A session at the World Renewable Energy Forum on Community Solar Energy Development was full of informative presentations on how to think outside the box a bit to help make solar PV and wind energy more prevalent in our world. Traditional solar applications tend to focus on a small slice of individual homes, which have south facing roofs unencumbered by shading. Financing for a solar array is often difficult to obtain and buying outright is difficult for many homeowners. This session provided innovative methods on how to provide solar to the many instead of the few.
- Clean Energy Collective presented and mentioned that their goal was to have community solar farms which create a win-win for the utility and its customers. Solar farms have a few benefits for customers including accessibility to as many utility customers as possible with very small minimums. Also, another benefit is of extending rooftop solar incentives that would be normally declined to the homeowner because of poor rooftop solar access. Utilities can benefit from community solar farms by the provision of automated monthly bill credit information from the solar developer without any burden to the utility and real-time telemetry monitoring to adequately track and schedule facility production.
- FLS Energy presented next and started off saying that their goal is to provide solar energy to everyone. The way they do this is to own the solar assets whether they be PV or solar thermal and then provide a power purchase agreement. This model works for a business or community that lacks the upfront funding, for non-profits, or for groups that want long-term maintenance and performance guarantees. FLS Energy works on Section 8 housing to provide tenants with low-cost solar thermal units and recently offered a solar thermal power agreement to a university because this university wasn’t allowed to take advantage of the tax incentives.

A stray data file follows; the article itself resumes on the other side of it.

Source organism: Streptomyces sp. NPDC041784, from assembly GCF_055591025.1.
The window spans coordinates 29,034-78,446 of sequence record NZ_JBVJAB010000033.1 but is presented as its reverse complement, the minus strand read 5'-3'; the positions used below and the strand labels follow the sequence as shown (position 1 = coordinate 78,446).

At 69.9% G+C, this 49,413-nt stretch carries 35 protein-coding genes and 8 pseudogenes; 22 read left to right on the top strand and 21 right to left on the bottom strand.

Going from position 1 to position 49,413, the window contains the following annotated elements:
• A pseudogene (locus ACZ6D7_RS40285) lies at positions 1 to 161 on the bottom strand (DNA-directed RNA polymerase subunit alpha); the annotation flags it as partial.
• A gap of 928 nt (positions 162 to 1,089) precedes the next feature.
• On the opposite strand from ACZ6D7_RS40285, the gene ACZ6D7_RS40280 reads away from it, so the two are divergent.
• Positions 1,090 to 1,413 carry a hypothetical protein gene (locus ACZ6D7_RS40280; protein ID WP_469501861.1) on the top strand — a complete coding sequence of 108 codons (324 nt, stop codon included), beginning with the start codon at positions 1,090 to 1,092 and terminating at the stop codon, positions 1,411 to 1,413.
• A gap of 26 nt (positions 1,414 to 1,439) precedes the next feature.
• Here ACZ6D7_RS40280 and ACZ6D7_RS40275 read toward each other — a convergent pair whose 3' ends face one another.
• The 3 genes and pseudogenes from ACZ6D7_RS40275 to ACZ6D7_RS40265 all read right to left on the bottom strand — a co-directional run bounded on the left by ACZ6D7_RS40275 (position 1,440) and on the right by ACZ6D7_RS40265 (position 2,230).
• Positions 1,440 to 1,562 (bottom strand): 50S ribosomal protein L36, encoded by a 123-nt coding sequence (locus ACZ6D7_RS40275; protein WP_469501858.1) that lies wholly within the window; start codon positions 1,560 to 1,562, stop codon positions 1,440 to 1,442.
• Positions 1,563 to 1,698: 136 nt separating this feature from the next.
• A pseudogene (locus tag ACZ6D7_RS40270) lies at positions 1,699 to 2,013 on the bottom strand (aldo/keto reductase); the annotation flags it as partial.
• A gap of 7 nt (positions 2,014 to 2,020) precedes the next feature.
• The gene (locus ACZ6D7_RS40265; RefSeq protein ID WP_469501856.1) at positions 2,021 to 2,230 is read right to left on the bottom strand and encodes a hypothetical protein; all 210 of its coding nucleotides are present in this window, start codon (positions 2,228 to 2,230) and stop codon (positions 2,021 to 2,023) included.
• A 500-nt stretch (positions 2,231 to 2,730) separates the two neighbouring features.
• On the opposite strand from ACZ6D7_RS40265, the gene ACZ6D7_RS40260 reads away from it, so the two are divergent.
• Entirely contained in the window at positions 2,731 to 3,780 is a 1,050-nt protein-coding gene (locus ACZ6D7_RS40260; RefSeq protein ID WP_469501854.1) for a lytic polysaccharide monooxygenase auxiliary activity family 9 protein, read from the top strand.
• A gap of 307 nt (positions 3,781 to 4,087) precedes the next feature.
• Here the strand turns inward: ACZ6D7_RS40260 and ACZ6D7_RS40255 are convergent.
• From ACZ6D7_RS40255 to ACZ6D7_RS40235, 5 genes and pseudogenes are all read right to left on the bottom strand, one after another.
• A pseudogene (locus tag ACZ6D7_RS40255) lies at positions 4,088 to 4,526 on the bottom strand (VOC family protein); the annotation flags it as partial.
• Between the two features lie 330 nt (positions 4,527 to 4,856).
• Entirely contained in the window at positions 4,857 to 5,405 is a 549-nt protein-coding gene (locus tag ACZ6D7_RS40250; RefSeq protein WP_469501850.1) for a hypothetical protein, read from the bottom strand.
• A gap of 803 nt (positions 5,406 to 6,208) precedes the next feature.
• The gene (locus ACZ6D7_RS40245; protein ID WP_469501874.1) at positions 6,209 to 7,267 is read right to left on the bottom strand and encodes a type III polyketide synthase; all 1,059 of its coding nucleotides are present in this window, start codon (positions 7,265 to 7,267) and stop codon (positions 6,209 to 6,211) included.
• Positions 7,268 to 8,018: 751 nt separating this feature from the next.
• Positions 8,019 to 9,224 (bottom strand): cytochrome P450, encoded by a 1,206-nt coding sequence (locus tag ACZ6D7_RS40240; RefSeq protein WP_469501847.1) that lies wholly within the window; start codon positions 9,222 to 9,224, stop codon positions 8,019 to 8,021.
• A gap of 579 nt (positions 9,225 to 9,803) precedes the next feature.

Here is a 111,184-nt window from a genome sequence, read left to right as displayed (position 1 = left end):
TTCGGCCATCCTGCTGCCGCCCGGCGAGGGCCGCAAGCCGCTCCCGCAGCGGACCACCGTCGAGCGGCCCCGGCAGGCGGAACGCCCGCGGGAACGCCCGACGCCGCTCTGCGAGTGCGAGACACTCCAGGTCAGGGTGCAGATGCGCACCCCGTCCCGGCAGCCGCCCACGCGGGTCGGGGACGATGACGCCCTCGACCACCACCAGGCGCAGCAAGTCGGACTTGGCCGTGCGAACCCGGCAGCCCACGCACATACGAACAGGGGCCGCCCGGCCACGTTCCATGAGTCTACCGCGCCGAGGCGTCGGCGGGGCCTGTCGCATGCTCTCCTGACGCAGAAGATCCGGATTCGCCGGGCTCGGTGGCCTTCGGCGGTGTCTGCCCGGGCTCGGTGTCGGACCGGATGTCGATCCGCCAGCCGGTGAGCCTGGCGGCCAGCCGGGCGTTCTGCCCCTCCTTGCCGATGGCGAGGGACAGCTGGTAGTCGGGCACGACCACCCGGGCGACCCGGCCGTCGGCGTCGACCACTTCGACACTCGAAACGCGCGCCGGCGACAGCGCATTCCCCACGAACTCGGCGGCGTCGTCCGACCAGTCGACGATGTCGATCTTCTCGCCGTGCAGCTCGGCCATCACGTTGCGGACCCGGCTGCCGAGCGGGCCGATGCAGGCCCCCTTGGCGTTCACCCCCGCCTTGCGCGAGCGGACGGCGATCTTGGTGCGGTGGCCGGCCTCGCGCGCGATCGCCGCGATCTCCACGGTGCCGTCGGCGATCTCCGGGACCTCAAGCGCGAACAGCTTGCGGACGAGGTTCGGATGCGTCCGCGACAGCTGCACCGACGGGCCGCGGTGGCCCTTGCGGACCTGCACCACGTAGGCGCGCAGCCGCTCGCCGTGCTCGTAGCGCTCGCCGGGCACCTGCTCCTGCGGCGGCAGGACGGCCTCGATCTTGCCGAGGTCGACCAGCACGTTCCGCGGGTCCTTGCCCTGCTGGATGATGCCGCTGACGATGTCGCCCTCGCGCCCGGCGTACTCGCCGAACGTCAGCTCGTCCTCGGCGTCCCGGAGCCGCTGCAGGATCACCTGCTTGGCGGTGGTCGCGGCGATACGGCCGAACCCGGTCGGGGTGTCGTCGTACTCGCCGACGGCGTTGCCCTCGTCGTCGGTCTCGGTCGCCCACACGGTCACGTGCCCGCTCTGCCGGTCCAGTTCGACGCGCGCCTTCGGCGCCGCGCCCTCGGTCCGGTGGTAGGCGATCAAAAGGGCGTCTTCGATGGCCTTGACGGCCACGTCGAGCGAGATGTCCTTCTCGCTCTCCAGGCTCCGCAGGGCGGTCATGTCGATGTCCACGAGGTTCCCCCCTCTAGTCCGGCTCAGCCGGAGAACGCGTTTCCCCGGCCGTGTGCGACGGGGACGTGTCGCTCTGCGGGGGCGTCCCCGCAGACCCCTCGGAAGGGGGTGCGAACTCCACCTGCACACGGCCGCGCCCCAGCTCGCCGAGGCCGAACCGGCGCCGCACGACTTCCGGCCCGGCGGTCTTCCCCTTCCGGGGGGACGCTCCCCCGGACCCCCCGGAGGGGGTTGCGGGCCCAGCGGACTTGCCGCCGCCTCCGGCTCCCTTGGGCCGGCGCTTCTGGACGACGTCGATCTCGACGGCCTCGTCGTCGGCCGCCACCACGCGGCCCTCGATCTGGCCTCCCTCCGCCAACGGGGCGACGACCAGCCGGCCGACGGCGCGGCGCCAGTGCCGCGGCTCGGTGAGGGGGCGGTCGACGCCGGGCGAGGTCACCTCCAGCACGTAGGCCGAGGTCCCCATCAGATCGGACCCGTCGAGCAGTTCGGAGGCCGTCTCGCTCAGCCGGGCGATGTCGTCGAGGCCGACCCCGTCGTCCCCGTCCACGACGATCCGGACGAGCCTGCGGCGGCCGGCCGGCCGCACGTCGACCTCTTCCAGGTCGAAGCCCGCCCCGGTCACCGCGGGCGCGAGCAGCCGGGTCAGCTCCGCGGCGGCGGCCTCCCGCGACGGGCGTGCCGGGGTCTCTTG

- Regenesis Solar Power in Fort Myers, Florida provides solar thermal to a community through the local gas or electric utility. They act on behalf of the utility and go door-to-door offering solar thermal for no upfront costs, just a $34.95 monthly fee on their utility bill for 20 years. The utility can expand their renewable energy offerings with no effort as well as accelerate efficiency and demand reduction initiatives.
- Solar City leases solar modules to customers for a monthly fee. They are evolving into the community solar arena by working to install arrays on military housing at cheaper rates than the utility can provide and is working to install more solar on affordable housing. They are also proponents of “virtual net metering.”
With these innovative community leasing strategies, solar for everybody is no longer a distant pipe-dream. What are you folks doing to bring solar to your community?